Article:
Here’s our monthly gallery showcasing some of the region’s many natural and historical attractions. How many have you visited? Which ones would you like to explore on future visits to Cancun and the Riviera Maya?
Head west from Puerto Morelos along the Cenote Route, a road through the jungle to the village of Leona Vicario that lives up to its name as wooden signs advertising cenotes line the route. There are so many cenotes that you literally could spend the day cenote hopping. With names like Verde Lucero, Las Mojarras, Boca del Puma, Kin Ha, La Noria and Siete Bocas, they evoke days of mystery and adventure. Some lie deep in caves and others are open to the sky and they all have turquoise or emerald waters. Try your hand at zip lining too in adventure parks like Selvatica and Xenotes.
Sign up for an eco-trip to visit “Bird Island,” Contoy, a palm-fringed island that is an important bird sanctuary and a beautiful spot to spend the day.
Over 150 species of birds make their home on the island year-round or are migratory visitors in the winter. They include colonies of frigate birds and cormorants, terns, ibis, roseate spoonbills, herons and egrets.
Xcaret Museum of Folk Art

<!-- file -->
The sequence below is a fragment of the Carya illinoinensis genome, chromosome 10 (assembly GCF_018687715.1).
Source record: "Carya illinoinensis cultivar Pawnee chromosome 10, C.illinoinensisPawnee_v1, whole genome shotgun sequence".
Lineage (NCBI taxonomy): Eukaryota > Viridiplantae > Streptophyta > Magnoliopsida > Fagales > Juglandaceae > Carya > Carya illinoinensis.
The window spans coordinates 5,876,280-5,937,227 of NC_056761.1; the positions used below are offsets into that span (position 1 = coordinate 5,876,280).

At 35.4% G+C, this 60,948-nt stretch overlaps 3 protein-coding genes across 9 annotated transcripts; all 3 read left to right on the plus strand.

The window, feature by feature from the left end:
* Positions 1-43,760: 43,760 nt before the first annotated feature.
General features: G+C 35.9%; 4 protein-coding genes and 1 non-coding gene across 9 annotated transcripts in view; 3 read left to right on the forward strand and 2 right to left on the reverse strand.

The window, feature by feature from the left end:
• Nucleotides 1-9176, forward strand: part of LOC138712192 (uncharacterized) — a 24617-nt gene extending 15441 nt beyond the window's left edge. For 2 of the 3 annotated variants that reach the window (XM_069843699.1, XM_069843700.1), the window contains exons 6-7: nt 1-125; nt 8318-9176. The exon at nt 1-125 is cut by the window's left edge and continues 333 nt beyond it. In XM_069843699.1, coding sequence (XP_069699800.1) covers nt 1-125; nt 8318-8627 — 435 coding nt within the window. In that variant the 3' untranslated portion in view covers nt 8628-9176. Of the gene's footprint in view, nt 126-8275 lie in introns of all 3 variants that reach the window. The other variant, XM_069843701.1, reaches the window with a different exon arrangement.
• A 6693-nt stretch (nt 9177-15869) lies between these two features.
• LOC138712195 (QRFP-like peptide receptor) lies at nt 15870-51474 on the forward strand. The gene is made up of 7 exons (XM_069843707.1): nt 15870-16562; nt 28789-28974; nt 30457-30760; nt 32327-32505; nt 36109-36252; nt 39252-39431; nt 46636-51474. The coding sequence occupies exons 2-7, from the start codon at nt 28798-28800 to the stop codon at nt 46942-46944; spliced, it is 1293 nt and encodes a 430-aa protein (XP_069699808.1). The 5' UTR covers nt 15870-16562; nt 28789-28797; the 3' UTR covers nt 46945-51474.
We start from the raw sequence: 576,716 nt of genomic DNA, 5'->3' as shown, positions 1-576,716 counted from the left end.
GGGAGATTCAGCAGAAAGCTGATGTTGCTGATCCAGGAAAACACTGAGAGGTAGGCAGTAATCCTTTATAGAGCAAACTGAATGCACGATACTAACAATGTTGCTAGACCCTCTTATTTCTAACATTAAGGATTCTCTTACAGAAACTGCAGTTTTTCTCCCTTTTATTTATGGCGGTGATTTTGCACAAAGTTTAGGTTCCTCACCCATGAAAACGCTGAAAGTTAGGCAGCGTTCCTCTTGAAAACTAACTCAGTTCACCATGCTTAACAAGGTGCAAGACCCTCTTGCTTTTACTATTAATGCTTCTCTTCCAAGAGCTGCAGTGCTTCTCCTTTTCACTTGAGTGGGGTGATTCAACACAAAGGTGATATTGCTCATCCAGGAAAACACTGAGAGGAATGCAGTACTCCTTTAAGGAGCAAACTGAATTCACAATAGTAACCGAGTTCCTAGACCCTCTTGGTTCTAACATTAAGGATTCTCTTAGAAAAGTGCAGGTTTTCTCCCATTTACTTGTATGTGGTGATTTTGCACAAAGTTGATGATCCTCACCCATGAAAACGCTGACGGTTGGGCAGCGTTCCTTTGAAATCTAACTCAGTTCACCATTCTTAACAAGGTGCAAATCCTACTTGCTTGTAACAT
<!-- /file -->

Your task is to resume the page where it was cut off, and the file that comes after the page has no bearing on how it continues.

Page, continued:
There’s so much to see at Xcaret Park that your head can spin as you plan your day of watery fun, nature and Mexican culture. Spend some time in the Folk Art Museum in the Henequen Hacienda and enter the colorful world of Mexican handicrafts. From huge trees of life sculpted in clay to blue and white Talavera ceramics to wood carvings and textiles full of ancient symbolism, there’s so much creativity on display, it is an incredible tribute to the country’s artisans.
A 20-minute drive to the north of Valladolid is the ancient city of Ek Balam, which means “black jaguar or star jaguar” in Maya. The city flourished between A.D. 250-1200 and its crowning glory is the stucco façade on the upper level of the Acropolis, the principal building, which features the magnificent figures of ancient nobles, including one thought to be the founding ruler of the city. The figure’s ornate feathered headdress resembles wings and led local people to refer to him as “el angel” or the angel.